1801 – 1802
Lena House is one of two fur trading posts which were located on Turtle Mountain, though its exact location has never been determined.
Fur Trading Rivalries
In the early years of the 1800s, the Hudson's Bay Company (HBC) was becoming increasingly annoyed with independent traders who were setting up shop in places that diverted business away from the HBC. In the fall of 1801, John McKay of Brandon House sent Henry Lena with seven men and supplies to Turtle Mountain along with instructions to “cut off every independent” fur trader in that area.
Locating Lena House
It is believed that Lena House was established on the northeastern slopes of Turtle Mountain, though the exact location of the fort is unknown. The journals and letters of traders discussing the fort mention its distance from Brandon House on the Assiniboine River as 60 miles (100 kms). They also mention that it was not far from the southeastern shore of Whitewater Lake and some distance east of Turtlehead Creek.
Lena House operated from about 1801 until 1802 but was not very successful in its aim of closing down rival trade in the area. The XY Company set up a trading post not even a full mile away, placing themselves directly on the path that the Assiniboine First Nations would take were they to cross Turtle Mountain to trade. Even had the XY Company not provided such competition, Lena House may still have met an early demise because it was not well fortified and very vulnerable to Dakota attack from the south.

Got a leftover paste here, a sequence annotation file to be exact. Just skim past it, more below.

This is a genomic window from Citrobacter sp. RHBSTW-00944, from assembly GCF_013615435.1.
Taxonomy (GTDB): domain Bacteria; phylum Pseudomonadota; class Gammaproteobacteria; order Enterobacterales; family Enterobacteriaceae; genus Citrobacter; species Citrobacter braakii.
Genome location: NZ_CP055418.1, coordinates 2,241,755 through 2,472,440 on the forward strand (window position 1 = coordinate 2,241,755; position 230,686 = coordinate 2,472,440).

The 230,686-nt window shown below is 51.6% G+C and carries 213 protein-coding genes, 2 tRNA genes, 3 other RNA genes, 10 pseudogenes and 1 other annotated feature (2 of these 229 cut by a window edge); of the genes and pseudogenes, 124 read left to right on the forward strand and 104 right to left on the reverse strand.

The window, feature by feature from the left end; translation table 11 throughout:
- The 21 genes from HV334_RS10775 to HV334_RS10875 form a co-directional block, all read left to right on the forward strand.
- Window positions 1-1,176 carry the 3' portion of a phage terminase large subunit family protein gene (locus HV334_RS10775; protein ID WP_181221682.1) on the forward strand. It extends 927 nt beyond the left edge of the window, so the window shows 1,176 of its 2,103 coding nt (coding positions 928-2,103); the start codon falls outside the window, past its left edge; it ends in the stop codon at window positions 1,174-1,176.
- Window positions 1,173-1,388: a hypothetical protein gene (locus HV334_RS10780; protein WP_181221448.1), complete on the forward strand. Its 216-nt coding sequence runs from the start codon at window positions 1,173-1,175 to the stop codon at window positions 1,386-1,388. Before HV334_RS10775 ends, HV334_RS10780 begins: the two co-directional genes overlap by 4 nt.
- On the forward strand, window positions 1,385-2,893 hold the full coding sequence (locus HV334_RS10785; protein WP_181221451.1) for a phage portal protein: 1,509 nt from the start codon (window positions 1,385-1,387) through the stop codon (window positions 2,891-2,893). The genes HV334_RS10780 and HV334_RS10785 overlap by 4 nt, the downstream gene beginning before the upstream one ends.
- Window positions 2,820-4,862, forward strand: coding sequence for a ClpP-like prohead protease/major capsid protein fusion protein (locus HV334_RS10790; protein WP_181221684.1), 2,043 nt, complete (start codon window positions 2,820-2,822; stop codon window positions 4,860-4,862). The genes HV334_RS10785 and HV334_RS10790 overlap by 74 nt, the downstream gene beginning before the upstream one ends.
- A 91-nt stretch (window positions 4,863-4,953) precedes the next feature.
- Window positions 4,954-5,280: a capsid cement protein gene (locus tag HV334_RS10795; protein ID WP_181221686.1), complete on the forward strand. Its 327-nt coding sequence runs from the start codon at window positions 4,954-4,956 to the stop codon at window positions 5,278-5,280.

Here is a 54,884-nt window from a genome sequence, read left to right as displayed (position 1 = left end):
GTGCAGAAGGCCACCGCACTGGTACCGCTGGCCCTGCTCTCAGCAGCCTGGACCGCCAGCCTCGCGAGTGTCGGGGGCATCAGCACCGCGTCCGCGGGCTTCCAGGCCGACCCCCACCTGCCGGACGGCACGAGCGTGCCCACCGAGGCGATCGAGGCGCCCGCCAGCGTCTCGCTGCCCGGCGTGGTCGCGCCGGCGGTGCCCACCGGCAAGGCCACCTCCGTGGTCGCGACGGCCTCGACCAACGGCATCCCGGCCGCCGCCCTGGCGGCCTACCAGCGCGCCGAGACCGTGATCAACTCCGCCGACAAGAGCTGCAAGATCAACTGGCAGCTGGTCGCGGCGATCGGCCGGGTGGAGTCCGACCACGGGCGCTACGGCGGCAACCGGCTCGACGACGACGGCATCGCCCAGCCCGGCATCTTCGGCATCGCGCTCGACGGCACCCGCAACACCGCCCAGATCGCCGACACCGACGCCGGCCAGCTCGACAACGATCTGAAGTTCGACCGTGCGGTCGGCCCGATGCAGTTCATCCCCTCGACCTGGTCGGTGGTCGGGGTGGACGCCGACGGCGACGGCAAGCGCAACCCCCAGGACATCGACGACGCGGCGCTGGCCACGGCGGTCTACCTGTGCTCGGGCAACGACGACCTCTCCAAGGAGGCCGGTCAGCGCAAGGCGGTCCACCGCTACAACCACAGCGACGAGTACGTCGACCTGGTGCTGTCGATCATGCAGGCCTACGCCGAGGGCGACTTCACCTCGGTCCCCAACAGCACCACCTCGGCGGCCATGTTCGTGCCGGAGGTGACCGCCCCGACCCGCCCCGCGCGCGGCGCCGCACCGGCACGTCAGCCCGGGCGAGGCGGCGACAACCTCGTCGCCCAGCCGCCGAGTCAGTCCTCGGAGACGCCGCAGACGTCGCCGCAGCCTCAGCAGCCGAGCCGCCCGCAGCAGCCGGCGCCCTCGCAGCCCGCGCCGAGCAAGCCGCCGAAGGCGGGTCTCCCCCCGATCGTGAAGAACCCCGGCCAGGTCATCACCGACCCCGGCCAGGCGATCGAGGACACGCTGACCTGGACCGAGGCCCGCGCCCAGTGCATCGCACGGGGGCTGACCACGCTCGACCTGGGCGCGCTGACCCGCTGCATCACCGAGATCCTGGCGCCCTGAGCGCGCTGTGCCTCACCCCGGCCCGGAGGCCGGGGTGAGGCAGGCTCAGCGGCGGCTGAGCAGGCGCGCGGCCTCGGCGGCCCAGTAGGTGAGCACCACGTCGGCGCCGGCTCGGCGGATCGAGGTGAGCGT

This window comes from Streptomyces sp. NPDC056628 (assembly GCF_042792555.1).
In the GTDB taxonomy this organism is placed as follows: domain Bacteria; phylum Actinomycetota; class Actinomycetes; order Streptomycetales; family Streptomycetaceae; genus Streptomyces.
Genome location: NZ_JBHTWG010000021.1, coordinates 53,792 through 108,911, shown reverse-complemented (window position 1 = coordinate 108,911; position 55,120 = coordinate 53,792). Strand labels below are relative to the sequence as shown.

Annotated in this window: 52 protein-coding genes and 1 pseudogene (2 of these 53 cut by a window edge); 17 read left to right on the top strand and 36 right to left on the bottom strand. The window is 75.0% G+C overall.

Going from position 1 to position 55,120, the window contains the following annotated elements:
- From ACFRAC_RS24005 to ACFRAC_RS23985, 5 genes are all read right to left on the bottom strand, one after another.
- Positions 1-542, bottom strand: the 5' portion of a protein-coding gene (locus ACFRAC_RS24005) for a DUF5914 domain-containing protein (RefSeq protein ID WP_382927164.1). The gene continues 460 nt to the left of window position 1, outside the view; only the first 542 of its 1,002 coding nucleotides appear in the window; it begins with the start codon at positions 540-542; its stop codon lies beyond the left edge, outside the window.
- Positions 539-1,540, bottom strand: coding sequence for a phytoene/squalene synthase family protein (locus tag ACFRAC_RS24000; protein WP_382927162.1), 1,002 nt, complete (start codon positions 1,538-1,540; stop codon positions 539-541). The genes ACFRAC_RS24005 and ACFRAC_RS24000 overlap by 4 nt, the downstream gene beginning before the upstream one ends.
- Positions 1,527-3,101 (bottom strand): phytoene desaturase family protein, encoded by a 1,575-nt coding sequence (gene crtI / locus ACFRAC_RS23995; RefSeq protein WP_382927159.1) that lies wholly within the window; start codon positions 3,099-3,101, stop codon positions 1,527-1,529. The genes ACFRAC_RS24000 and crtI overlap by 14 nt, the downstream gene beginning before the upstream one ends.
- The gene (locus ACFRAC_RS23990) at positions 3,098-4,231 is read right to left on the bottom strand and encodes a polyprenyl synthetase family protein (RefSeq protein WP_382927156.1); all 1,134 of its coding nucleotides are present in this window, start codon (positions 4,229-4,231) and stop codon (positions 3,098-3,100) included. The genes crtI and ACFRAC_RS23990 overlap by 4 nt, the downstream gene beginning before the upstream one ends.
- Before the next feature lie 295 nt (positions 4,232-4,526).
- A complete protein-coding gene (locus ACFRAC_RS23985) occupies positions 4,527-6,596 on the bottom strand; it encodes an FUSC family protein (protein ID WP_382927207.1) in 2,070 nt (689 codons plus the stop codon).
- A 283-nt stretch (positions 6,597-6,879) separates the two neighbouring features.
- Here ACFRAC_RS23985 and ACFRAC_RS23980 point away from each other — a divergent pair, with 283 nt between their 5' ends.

Turtle Mountain House
It is possible that well after its abandonment Lena House was given a second life under the name Turtle Mountain House. On the 18th of June, 1846, Governor Simpson of the HBC informed the Company head office in London that a new post was being established on Turtle Mountain. This fort seems to have operated from 1846 to 1855. A map made of the area by Aaron Arrowsmith in 1857 shows Turtle Mountain House in the northeast part of Turtle Mountain, the same general location as Lena House. Operating Turtle Mountain House from 1848 to 1855 was Antoine Desjarlais, and it is interesting to speculate whether or not he was a relative of the successful independent trader Joseph Desjarlais, who at the same time was trading in obvious opposition to the HBC on the Souris River.
In the 1880s, settlement began in the Turtle Mountain area. Settlers hauling wood from the forested mountain mentioned passing an old house or building that was in the same locality as Turtle Mountain House and possibly Lena before it. This building was known as Wassewa House, and a CNR station by that name later appeared nearby. Was this building a remnant of either or both of the HBC posts? Considerable research by various historians leave this and other questions like it lamentably unanswered.
Lena House had a brief and comparatively unremarkable existence. It did survive long and prominently enough, though, to provide the name for one of southwestern Manitoba's small hamlets. Although there is little left of Lena the village, it is the name of an international port of entry south of Killarney.
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Author: Teyana Neufeld
Duncan, Hal G. The South-West Corner. Altona: Friesen Printers, 1984.
McMorran, G. A. Souris River Posts. Souris: Souris Plaindealer Ltd., 1948.
“Turtle Mtn sites and people.” Historic Resources Branch Manitoba Culture, Heritage, Tourism and Sport. Misc. Materials Relating to the Heritage Inventories and Bus Tours. CD-ROM. Winnipeg: 2008.